• You wanted to obtain an account, credit, credit or debit card from a bank, financial institution or


Continue Reading WHAT IS THE CRIME OF “FICTITIOUS OR UNLAWFULLY ALTERED DRIVER’S LICENSE OR PEMIT” IN ILLINOIS?

Although courts are doing more in person, many court appearances still take place on zoom in the Skokie, Rolling Meadows, Daley Center and other courthouses. This can seem intimidating, but it’s really not that scary. When you are arrested for a criminal, DUI or traffic offense, the officer will give you information on when and where to go for your first court appearance. Unfortunately, this does not usually include the zoom meeting and pass codes you will need to log into the courtroom. You will have to search the court’s website in the county where your case is located to
Continue Reading WHAT TO EXPECT FOR YOUR FIRST COURT APPEARANCE ON ZOOM COURT IN ILLINOIS

The officer stopped you for DUI near your home. You tried to reason with him to let you go. When he didn’t, you drunkenly tried to hit him. You missed. But now you are charged with aggravated assault on top of your DUI. Can they do that? What can you do? In Illinois, you commit assault when, without lawful authority, you knowingly engage in conduct which places another in reasonable apprehension of receiving a battery. Normally, this is a relatively minor offense—a Class C misdemeanor punishable by up to 30 days in jail. See 720 ILCS 5/12-1. However, when
Continue Reading ASSAULTING A POLICE OFFICER DURING A DUI IN ILLINOIS

When you were very young, you got caught driving while intoxicated and pled guilty to DUI.  That was more than 20 years ago.  Now you have been arrested for a second DUI.
Does the first one still count?
The answer is yes.  The DUI law does not limit the amount of time the state can look back in order to enhance your punishment for a second-time DUI or upgrade you to an Aggravated DUI for a third or later offense.
Is there anything you can do?  First contact an experienced DUI attorney.  The attorney can review your case for your
Continue Reading CAN MY PAST ILLINOIS DUI HURT ME EVEN IF IT HAPPENED A LONG TIME AGO?

Your cousin asked you to drive him to a convenience store. He ran in to pick up some lottery tickets, then came running out, jumped in your car and told you to take off. Later, you learned he’d committed an armed robbery inside the store. Can you be arrested when you had no idea what your cousin had been planning? The answer depends on whether the judge or jury believes in your lack of intent. When two or more persons engage in a common criminal design, any acts to further that design committed by one party are considered to be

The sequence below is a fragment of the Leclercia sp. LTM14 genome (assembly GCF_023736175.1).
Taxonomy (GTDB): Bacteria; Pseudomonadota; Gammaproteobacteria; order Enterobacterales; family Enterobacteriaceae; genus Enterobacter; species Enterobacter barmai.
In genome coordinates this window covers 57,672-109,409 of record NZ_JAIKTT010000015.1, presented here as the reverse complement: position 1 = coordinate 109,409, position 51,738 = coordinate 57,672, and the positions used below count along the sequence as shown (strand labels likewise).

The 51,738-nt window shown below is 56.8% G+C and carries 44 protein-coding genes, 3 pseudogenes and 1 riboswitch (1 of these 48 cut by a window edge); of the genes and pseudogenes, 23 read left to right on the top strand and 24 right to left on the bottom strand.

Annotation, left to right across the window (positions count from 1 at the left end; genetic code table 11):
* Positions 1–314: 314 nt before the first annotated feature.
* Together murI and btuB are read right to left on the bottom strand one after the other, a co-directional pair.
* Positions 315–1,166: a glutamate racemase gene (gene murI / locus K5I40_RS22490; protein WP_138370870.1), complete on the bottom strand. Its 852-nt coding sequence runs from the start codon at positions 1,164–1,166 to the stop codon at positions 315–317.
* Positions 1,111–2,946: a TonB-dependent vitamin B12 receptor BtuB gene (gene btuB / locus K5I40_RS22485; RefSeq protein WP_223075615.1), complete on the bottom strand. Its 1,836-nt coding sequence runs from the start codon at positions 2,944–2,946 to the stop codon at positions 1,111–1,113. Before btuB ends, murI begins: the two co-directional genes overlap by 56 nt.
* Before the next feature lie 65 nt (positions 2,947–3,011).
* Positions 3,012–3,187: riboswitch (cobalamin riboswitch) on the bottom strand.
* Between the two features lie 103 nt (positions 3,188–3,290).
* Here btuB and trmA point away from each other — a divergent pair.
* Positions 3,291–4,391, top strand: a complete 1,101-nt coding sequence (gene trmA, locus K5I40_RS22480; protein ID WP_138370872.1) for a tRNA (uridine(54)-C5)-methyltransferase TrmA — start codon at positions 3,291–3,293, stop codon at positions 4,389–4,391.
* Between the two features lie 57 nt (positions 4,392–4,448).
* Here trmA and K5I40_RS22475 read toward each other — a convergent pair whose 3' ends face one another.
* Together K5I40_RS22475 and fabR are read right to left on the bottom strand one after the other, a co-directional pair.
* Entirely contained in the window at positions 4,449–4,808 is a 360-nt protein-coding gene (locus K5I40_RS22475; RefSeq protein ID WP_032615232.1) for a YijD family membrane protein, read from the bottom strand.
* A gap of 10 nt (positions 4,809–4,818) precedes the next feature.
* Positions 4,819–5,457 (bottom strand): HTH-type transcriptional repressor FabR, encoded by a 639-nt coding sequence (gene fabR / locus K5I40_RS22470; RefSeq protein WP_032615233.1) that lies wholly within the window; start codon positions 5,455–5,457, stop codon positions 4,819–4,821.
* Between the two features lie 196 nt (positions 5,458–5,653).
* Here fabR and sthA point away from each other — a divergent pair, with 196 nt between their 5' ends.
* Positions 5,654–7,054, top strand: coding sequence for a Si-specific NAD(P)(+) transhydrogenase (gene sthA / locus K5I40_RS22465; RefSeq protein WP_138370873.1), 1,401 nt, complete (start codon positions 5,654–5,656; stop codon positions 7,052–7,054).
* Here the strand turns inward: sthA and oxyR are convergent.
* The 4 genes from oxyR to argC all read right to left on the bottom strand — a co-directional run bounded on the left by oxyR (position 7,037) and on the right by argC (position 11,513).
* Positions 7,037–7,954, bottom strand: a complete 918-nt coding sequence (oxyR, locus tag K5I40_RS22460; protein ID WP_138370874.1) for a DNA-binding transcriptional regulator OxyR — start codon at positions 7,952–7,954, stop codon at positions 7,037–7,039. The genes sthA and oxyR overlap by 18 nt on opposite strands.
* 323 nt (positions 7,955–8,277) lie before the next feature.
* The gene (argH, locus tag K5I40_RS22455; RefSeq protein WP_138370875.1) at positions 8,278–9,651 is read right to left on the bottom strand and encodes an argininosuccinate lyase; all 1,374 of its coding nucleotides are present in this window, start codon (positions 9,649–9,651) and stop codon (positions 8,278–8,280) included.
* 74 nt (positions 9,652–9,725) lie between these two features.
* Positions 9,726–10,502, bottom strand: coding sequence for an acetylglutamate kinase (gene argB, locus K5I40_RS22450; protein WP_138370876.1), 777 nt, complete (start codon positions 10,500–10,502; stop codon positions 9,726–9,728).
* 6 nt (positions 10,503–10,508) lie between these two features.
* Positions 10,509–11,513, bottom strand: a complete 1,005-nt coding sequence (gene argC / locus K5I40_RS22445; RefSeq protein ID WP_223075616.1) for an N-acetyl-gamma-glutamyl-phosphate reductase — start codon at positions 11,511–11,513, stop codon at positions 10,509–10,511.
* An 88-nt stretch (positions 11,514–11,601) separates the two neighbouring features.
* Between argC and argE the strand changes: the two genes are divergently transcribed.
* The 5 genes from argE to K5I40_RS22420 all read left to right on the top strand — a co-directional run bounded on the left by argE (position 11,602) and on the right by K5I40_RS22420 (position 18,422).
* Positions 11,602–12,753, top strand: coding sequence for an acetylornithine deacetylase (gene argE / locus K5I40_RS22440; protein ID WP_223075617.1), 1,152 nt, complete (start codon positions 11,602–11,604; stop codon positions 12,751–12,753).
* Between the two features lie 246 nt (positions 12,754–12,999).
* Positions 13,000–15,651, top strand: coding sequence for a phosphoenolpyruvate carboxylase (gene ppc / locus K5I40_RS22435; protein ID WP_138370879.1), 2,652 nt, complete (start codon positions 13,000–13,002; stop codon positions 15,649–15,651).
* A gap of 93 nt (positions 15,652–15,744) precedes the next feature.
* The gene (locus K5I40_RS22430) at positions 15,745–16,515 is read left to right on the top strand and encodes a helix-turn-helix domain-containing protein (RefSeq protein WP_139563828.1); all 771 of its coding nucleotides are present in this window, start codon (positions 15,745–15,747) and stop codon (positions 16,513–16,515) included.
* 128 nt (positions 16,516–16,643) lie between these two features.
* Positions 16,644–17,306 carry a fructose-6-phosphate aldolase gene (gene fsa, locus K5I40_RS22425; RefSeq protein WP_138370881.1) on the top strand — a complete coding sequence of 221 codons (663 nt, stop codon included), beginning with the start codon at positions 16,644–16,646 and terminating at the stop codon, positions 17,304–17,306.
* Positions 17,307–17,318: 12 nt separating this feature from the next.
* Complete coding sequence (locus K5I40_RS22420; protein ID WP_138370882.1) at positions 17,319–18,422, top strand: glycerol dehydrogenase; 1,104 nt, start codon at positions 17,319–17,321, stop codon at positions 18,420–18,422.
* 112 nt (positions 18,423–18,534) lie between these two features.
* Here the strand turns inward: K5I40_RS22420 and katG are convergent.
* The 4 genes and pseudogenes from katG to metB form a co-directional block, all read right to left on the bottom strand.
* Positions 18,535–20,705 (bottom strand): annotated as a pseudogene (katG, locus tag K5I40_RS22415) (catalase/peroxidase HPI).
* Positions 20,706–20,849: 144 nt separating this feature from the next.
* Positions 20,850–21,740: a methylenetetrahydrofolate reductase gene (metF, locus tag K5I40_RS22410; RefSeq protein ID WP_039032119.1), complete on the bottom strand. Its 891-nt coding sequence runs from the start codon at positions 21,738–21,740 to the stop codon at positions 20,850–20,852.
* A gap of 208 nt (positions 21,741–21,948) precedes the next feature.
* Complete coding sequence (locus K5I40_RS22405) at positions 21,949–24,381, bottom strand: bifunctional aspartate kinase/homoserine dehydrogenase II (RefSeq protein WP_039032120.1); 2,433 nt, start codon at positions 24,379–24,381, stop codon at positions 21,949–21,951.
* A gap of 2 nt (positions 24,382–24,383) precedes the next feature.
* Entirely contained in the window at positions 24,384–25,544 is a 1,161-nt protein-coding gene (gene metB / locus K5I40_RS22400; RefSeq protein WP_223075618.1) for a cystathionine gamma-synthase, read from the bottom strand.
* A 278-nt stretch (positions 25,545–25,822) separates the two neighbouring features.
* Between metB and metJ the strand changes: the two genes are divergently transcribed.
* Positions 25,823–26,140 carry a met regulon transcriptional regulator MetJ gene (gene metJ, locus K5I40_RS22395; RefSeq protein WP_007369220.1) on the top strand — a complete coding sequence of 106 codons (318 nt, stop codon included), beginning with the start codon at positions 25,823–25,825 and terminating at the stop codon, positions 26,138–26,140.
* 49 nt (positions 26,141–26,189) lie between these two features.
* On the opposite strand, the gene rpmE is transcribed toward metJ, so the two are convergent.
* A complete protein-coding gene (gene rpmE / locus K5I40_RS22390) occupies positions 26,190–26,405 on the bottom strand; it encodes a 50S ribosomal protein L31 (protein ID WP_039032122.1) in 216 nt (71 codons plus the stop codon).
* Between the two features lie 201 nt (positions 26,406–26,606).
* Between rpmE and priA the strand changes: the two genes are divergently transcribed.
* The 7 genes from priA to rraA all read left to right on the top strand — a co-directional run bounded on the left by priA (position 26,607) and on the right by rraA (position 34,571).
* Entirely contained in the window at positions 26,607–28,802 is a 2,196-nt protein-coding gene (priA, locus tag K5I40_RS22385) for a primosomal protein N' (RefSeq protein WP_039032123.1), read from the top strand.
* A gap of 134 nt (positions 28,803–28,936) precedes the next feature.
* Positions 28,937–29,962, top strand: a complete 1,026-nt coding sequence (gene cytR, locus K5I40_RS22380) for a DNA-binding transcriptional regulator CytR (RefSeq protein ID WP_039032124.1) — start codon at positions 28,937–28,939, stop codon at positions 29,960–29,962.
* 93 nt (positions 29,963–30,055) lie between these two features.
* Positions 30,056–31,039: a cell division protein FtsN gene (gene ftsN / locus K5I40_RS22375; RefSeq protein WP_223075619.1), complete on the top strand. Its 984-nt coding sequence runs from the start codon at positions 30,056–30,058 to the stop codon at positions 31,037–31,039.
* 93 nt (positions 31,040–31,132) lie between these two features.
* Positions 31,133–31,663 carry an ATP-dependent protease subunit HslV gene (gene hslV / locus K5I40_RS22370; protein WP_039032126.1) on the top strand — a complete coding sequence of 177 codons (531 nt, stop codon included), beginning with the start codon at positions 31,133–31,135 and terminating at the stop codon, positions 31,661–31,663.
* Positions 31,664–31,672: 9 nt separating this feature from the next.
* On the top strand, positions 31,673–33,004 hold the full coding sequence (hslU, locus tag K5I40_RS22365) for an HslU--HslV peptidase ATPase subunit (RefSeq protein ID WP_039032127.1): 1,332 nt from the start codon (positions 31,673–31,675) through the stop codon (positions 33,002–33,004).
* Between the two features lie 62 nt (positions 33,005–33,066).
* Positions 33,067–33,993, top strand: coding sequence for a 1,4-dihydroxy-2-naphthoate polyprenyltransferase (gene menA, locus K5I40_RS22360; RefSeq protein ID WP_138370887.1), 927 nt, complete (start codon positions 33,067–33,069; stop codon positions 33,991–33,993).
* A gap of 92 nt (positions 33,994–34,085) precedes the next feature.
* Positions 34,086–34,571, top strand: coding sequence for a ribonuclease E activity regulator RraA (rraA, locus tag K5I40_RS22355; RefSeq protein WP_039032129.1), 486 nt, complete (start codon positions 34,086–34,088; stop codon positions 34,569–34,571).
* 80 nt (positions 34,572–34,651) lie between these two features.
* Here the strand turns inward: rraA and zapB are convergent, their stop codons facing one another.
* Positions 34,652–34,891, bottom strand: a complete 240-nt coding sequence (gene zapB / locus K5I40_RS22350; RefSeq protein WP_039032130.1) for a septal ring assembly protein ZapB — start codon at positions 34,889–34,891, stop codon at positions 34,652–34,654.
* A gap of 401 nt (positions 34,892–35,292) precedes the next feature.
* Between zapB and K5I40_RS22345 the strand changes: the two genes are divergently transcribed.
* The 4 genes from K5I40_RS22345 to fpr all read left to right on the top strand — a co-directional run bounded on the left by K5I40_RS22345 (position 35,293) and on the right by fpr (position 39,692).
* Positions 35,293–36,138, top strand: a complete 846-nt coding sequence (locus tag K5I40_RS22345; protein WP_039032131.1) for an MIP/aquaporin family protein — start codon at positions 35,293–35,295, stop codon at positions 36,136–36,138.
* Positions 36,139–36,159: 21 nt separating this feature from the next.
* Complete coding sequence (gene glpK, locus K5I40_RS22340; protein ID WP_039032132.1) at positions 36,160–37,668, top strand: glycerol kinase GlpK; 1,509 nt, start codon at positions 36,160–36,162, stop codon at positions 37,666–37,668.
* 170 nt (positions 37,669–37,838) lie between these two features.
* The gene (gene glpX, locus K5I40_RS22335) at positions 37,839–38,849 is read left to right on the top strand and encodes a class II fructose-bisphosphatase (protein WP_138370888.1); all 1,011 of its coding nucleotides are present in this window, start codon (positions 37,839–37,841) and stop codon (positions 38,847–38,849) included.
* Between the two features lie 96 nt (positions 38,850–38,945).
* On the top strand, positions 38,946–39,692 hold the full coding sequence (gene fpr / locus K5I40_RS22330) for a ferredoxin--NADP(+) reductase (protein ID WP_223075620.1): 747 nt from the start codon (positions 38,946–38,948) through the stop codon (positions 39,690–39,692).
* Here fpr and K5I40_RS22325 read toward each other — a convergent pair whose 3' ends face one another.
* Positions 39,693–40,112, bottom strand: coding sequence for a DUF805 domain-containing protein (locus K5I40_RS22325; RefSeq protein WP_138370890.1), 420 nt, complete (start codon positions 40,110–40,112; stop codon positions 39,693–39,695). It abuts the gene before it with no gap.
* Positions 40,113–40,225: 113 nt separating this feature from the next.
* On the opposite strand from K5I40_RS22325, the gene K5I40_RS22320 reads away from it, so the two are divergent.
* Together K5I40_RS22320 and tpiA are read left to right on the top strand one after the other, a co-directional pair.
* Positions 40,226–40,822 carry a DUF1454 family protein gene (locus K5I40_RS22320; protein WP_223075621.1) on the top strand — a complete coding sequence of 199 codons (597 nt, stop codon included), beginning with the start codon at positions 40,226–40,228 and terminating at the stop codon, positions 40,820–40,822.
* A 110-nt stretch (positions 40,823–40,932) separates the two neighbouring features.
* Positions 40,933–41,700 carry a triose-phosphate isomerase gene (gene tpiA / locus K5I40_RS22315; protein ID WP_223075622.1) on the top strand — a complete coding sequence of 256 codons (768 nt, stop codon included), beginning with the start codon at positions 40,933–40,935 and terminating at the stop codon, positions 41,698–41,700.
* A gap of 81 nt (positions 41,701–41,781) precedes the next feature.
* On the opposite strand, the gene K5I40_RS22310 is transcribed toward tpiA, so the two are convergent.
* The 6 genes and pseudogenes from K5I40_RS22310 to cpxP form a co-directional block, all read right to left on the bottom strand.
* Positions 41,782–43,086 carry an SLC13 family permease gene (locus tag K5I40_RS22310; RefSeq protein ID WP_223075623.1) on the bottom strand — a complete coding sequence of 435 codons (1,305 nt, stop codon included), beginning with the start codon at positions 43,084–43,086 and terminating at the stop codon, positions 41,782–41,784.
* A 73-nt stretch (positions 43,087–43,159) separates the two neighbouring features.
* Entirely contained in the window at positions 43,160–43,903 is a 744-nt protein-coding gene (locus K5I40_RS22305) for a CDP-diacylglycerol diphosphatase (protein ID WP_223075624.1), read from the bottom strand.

Continue Reading CAN I BE CONVICTED FOR ABETTING A CRIME WHEN I DIDN’T KNOW WHAT WAS HAPPENING?

Driving without a license is a bad idea.  Driving without a license while intoxicated is even worse.  Your DUI can then be upgraded to an aggravated offense and a Class 4 felony if you did not possess a driver’s license or any type of driving permit and you drove while intoxicated.
You can also be convicted of aggravated DUI if you had a license, but that license was suspended or revoked due to a reckless homicide or alcohol-related offense. Besides having a Class 4 felony DUI, you can also be convicted of driving on a suspended license and sentenced to
Continue Reading DUI WITHOUT A LICENSE

When it comes to the offense of “grooming” a child, Illinois law seems to take a fairly broad approach. It is best to steer clear of anything that remotely smacks of sexual exploitation. For example, in People v. Hubbell, the defendant sent a photo of his bare buttocks to a 16-year-old child with the message, “Now it’s your turn LOL,” and that he would like to “get with” her. He also asked her to keep the message secret. The defendant argued that he was only soliciting a picture of her buttocks which are not sex organs, and thus, the
Continue Reading WHAT IS THE OFFENSE OF GROOMING IN ILLINOIS?

The answer may be yes, if you are no longer living there. Under 720 ILCS 5/19-6, you commit home invasion when you, without authority, knowingly enter or remain in another’s home or falsely represent yourself to gain entry to another’s home while having reason to know that another is present, and you (1) threaten or use force while armed with a dangerous weapon or firearm whether or not injury occurs, (2) you intentionally injure someone in the home, or (3) you fire a gun, or in firing the gun, you cause great bodily injury, permanent disability or death. A
Continue Reading CAN YOU BE CONVICTED FOR INVADING YOUR OWN HOME?

According to a recent Illinois Appellate Court decision, the answer is no. Further, you could end up with additional criminal charges.
In People v. Hutt, an officer obtained a search warrant for the defendant’s blood and urine after arresting him for DUI.  The defendant refused to give the samples.  The state then charged the defendant with obstruction of justice.  Under one definition of that offense, you obstruct justice when you knowingly destroy, alter, conceal or disguise physical evidence, plant false evidence or furnish false information with intent to prevent the apprehension or obstruct the prosecution or defense of any
Continue Reading CAN YOU REFUSE TO GIVE A BLOOD OR URINE SAMPLE WHEN THERE IS A VALID SEARCH WARRANT?